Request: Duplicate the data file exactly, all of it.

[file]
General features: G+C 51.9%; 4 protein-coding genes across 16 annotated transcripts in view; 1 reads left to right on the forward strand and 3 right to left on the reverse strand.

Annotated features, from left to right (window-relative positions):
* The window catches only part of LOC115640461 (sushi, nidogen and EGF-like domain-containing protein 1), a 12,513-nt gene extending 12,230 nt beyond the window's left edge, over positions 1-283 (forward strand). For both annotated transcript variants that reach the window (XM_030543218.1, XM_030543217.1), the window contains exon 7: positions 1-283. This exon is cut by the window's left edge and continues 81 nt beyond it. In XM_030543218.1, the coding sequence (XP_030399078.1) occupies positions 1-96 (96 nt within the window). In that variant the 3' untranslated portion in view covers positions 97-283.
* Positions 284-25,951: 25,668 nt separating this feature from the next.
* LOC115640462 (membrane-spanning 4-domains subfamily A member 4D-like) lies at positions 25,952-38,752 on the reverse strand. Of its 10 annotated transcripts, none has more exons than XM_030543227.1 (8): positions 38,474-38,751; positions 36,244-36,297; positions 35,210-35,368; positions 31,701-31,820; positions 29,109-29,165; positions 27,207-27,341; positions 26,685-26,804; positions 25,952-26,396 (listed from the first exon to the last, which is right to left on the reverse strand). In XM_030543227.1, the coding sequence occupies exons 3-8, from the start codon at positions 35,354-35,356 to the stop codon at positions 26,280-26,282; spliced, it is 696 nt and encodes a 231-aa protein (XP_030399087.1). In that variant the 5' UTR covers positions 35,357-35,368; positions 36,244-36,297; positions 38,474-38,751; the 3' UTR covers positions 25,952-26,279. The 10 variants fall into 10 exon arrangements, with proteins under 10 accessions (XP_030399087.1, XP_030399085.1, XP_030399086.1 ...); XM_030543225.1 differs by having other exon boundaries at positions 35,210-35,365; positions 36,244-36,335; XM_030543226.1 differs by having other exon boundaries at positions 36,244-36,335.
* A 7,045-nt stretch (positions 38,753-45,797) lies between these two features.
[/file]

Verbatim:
General features: G+C 51.9%; 4 protein-coding genes across 16 annotated transcripts in view; 1 reads left to right on the forward strand and 3 right to left on the reverse strand.

Annotated features, from left to right (window-relative positions):
* The window catches only part of LOC115640461 (sushi, nidogen and EGF-like domain-containing protein 1), a 12,513-nt gene extending 12,230 nt beyond the window's left edge, over positions 1-283 (forward strand). For both annotated transcript variants that reach the window (XM_030543218.1, XM_030543217.1), the window contains exon 7: positions 1-283. This exon is cut by the window's left edge and continues 81 nt beyond it. In XM_030543218.1, the coding sequence (XP_030399078.1) occupies positions 1-96 (96 nt within the window). In that variant the 3' untranslated portion in view covers positions 97-283.
* Positions 284-25,951: 25,668 nt separating this feature from the next.
* LOC115640462 (membrane-spanning 4-domains subfamily A member 4D-like) lies at positions 25,952-38,752 on the reverse strand. Of its 10 annotated transcripts, none has more exons than XM_030543227.1 (8): positions 38,474-38,751; positions 36,244-36,297; positions 35,210-35,368; positions 31,701-31,820; positions 29,109-29,165; positions 27,207-27,341; positions 26,685-26,804; positions 25,952-26,396 (listed from the first exon to the last, which is right to left on the reverse strand). In XM_030543227.1, the coding sequence occupies exons 3-8, from the start codon at positions 35,354-35,356 to the stop codon at positions 26,280-26,282; spliced, it is 696 nt and encodes a 231-aa protein (XP_030399087.1). In that variant the 5' UTR covers positions 35,357-35,368; positions 36,244-36,297; positions 38,474-38,751; the 3' UTR covers positions 25,952-26,279. The 10 variants fall into 10 exon arrangements, with proteins under 10 accessions (XP_030399087.1, XP_030399085.1, XP_030399086.1 ...); XM_030543225.1 differs by having other exon boundaries at positions 35,210-35,365; positions 36,244-36,335; XM_030543226.1 differs by having other exon boundaries at positions 36,244-36,335.
* A 7,045-nt stretch (positions 38,753-45,797) lies between these two features.